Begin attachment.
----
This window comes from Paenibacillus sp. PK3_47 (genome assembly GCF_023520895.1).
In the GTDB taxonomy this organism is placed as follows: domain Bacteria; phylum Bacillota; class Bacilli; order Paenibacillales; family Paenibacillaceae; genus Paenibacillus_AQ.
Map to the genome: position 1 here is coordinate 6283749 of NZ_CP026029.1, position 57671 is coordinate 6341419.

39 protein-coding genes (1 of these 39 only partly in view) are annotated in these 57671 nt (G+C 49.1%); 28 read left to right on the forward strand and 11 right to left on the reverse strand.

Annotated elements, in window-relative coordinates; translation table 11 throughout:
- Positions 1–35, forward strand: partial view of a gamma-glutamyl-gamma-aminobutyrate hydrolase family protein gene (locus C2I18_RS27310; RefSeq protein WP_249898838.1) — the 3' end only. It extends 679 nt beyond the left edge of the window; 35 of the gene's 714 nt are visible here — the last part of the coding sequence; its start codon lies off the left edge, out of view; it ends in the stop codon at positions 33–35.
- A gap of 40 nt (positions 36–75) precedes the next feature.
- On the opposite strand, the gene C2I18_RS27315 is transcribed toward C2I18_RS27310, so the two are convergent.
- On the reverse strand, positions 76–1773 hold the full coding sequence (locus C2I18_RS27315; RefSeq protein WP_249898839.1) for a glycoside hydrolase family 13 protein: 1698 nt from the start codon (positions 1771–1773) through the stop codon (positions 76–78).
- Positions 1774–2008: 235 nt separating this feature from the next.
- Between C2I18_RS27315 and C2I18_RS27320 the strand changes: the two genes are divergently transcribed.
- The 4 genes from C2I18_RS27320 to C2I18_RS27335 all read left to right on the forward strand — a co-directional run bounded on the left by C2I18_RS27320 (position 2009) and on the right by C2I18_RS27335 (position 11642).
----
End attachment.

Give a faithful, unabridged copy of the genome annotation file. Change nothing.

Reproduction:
This window comes from Paenibacillus sp. PK3_47 (genome assembly GCF_023520895.1).
In the GTDB taxonomy this organism is placed as follows: domain Bacteria; phylum Bacillota; class Bacilli; order Paenibacillales; family Paenibacillaceae; genus Paenibacillus_AQ.
Map to the genome: position 1 here is coordinate 6283749 of NZ_CP026029.1, position 57671 is coordinate 6341419.

39 protein-coding genes (1 of these 39 only partly in view) are annotated in these 57671 nt (G+C 49.1%); 28 read left to right on the forward strand and 11 right to left on the reverse strand.

Annotated elements, in window-relative coordinates; translation table 11 throughout:
- Positions 1–35, forward strand: partial view of a gamma-glutamyl-gamma-aminobutyrate hydrolase family protein gene (locus C2I18_RS27310; RefSeq protein WP_249898838.1) — the 3' end only. It extends 679 nt beyond the left edge of the window; 35 of the gene's 714 nt are visible here — the last part of the coding sequence; its start codon lies off the left edge, out of view; it ends in the stop codon at positions 33–35.
- A gap of 40 nt (positions 36–75) precedes the next feature.
- On the opposite strand, the gene C2I18_RS27315 is transcribed toward C2I18_RS27310, so the two are convergent.
- On the reverse strand, positions 76–1773 hold the full coding sequence (locus C2I18_RS27315; RefSeq protein WP_249898839.1) for a glycoside hydrolase family 13 protein: 1698 nt from the start codon (positions 1771–1773) through the stop codon (positions 76–78).
- Positions 1774–2008: 235 nt separating this feature from the next.
- Between C2I18_RS27315 and C2I18_RS27320 the strand changes: the two genes are divergently transcribed.
- The 4 genes from C2I18_RS27320 to C2I18_RS27335 all read left to right on the forward strand — a co-directional run bounded on the left by C2I18_RS27320 (position 2009) and on the right by C2I18_RS27335 (position 11642).